“Innocent” by Scott Turow

InnocentMy rating: 4 of 5 stars

While he may not have invented the legal thriller, Scott Turow certainly helped usher in the era of the legal thriller twenty years ago with his best-seller “Presumed Innocent.” And while Turow has revisited some of the supporting characters of “Presumed Innocent” in his subsequent novels, he’s always avoided a direct sequel to the book that put him and the legal thriller on the map.

Until now.

I’ll have to admit I was dubious about “Innocent.” I’ve been burned too often by sequels written years later that come off as less like a natural continuation of a story and more like a money grab based on a familiar name or property.

All of those fears and doubts were dispelled within the first ten pages of “Innocent.” The novel did exactly what “Presumed” did twenty years ago–pulled me and didn’t let go until the last page was turned.

“Innocent” picks up 20 years after the events of “Presumed Innocent.” Rusty Sabich is back, serving on the appeals court and running for state supreme court. His professional life is going well and things with his wife Barbara are back on a more solid ground, though there’s an undercurrent of tension due to her on-going issues with depression. Rusty is tempted by his law clerk, Anna, who clearly flirts with him and makes it clear she’d like to see their relationship be something more. On the final day of her time as his clerk, Rusty and Anna begin a short-lived affair, with Rusty considering divorce from Barbara. However, Rusty eventually decides against it and ends the affair after a few weeks.

A few months later, Rusty’s son Nat contacts Anna about leasing her old apartment while he’s serving as a law clerk. Through a string of e-mails and meetings, the two have a chemistry and despite reservations from Anna, the two eventually become romantically involved. After several months, Barbara invites the couple to dinner. But are her motives as innocent as they appear? Has she discovered the link between Rusty and Anna and what will she do about it?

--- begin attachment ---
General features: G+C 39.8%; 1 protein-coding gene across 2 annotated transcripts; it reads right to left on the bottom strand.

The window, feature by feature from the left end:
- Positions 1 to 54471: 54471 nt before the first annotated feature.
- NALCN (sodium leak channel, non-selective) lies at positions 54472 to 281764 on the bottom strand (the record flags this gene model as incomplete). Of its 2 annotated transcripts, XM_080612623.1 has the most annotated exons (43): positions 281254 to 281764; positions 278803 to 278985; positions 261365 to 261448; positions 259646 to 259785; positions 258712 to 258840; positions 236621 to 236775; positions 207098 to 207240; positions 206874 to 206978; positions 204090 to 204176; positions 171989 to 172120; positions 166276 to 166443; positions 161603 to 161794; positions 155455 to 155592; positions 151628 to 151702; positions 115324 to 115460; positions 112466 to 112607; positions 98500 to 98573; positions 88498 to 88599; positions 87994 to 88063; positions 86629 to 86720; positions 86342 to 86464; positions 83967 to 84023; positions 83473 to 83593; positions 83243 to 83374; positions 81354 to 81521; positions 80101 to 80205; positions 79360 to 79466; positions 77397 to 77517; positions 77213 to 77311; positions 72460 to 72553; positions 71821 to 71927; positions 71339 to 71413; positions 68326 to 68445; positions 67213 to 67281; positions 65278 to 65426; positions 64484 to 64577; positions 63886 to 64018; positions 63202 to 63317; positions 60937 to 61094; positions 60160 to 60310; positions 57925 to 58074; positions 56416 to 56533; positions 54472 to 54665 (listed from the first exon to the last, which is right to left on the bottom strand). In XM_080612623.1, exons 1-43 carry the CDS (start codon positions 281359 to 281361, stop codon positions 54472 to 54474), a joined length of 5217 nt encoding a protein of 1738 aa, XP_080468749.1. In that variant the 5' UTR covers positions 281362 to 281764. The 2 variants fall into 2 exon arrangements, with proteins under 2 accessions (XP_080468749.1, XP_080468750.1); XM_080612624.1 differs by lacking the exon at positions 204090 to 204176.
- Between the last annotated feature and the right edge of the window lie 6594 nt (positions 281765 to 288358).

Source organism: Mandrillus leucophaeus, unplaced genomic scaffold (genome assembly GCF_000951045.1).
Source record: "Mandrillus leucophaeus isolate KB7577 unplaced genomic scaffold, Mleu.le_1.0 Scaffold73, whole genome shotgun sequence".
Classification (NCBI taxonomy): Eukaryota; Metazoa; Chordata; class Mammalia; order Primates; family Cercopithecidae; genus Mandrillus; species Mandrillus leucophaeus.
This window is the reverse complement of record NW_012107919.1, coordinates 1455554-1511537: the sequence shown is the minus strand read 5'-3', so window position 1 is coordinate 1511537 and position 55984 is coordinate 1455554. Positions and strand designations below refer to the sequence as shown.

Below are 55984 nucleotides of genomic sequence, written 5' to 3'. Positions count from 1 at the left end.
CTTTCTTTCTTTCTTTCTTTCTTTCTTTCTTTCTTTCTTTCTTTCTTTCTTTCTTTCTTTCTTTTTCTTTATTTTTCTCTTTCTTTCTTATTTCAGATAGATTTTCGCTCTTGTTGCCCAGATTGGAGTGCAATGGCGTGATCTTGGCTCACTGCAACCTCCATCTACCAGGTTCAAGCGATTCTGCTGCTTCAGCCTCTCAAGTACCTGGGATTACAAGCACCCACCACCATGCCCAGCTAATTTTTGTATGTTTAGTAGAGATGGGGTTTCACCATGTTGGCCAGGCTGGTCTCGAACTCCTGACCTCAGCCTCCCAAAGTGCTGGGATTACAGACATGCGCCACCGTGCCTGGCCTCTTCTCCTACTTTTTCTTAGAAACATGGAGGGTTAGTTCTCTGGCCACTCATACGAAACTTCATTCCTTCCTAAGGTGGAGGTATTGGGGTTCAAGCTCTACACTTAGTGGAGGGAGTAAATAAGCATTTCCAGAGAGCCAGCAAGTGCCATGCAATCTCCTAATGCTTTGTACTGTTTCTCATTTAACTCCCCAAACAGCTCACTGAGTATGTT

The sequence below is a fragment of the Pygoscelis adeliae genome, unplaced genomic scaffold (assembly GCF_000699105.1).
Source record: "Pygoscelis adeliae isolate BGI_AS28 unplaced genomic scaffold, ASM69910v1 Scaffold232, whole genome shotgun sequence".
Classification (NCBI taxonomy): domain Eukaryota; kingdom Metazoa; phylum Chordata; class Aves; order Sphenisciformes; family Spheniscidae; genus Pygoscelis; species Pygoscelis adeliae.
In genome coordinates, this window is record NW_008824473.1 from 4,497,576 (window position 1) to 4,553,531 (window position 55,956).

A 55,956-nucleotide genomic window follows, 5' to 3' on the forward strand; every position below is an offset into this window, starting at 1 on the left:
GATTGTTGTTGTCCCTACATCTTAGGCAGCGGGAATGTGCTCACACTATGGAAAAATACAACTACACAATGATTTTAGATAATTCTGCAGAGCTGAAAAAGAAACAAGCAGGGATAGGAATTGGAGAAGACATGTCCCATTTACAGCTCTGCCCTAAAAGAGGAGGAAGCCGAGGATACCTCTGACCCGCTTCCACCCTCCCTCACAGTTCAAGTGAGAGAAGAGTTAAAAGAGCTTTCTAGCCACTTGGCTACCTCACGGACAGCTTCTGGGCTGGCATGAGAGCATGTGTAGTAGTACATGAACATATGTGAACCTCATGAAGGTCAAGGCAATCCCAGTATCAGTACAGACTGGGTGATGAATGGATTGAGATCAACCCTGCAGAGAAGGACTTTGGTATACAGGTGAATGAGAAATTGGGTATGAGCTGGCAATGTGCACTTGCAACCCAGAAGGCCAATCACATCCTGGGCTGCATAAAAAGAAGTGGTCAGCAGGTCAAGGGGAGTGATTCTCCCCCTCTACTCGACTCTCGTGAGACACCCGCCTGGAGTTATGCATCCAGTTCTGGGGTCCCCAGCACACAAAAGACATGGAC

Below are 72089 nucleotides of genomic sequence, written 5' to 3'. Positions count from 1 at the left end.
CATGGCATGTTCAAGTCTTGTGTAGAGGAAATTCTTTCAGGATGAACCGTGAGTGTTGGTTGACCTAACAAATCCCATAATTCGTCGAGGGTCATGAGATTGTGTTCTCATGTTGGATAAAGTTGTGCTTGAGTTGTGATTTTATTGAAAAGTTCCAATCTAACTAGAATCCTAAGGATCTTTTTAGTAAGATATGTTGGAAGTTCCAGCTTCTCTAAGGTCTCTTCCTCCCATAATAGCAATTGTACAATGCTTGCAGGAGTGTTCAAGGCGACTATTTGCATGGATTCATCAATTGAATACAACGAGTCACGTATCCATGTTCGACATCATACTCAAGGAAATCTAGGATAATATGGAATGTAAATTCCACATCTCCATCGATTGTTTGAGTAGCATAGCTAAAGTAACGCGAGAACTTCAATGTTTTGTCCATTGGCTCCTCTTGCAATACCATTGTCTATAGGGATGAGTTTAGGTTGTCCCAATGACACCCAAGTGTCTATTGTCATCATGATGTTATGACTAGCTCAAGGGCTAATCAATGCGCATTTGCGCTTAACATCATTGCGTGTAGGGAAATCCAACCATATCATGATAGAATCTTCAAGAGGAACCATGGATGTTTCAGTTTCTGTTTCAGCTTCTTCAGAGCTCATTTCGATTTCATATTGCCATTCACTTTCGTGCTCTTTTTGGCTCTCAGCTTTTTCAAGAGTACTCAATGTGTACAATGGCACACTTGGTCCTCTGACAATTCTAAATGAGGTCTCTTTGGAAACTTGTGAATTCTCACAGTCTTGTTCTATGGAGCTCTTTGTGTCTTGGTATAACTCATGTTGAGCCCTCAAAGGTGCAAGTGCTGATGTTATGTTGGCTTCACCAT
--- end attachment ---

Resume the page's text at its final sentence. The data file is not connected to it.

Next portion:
The next day, Barbara dies of what appears to be natural causes. Rusty waits 24 hours to notify the police and authorities, raising the suspicions of Tommy Molto. Molto is still stinging from the fact that Rusty was acquitted at the end of “Presumed” and is cautious about pursuing the case, for fear of looking like he’s out for revenge. Eventually, too much evidence turns up and it appears that Rusty may be getting away with murder twice. Rusty is arrested for murder and put back on trial for the death of Barbara.

Told from varying points of view, “Innocent” is a fascinating and compelling legal thriller, not only for the mystery of how and why Barbara died but also some of the ethical implications. The specter of Anna and Rusty’s short-lived affair as well as a slip by Rusty to a defendant in an appeals trial, hover over the entire book, driving the narrative forward. The question of it Nat will find out about his father and Anna’s affair keeps the tension going. Turow also trades off between point-of-view in the story–we get first-person perspectives from Rusty, Anna and Nat while we get third-person from the legal team of Molto and company.

As with the first book, it’s clear that Rusty has made some mistakes but whether or not he’s a murderer isn’t made clear until the final stages of the story. And even after that has been resolved, the implications of things and their impact on the characters is examined.

In short, it’s everything that made “Presumed Innocent” a classic of the genre. Not just the legal aspect, but also the character aspect. A superb follow-up.

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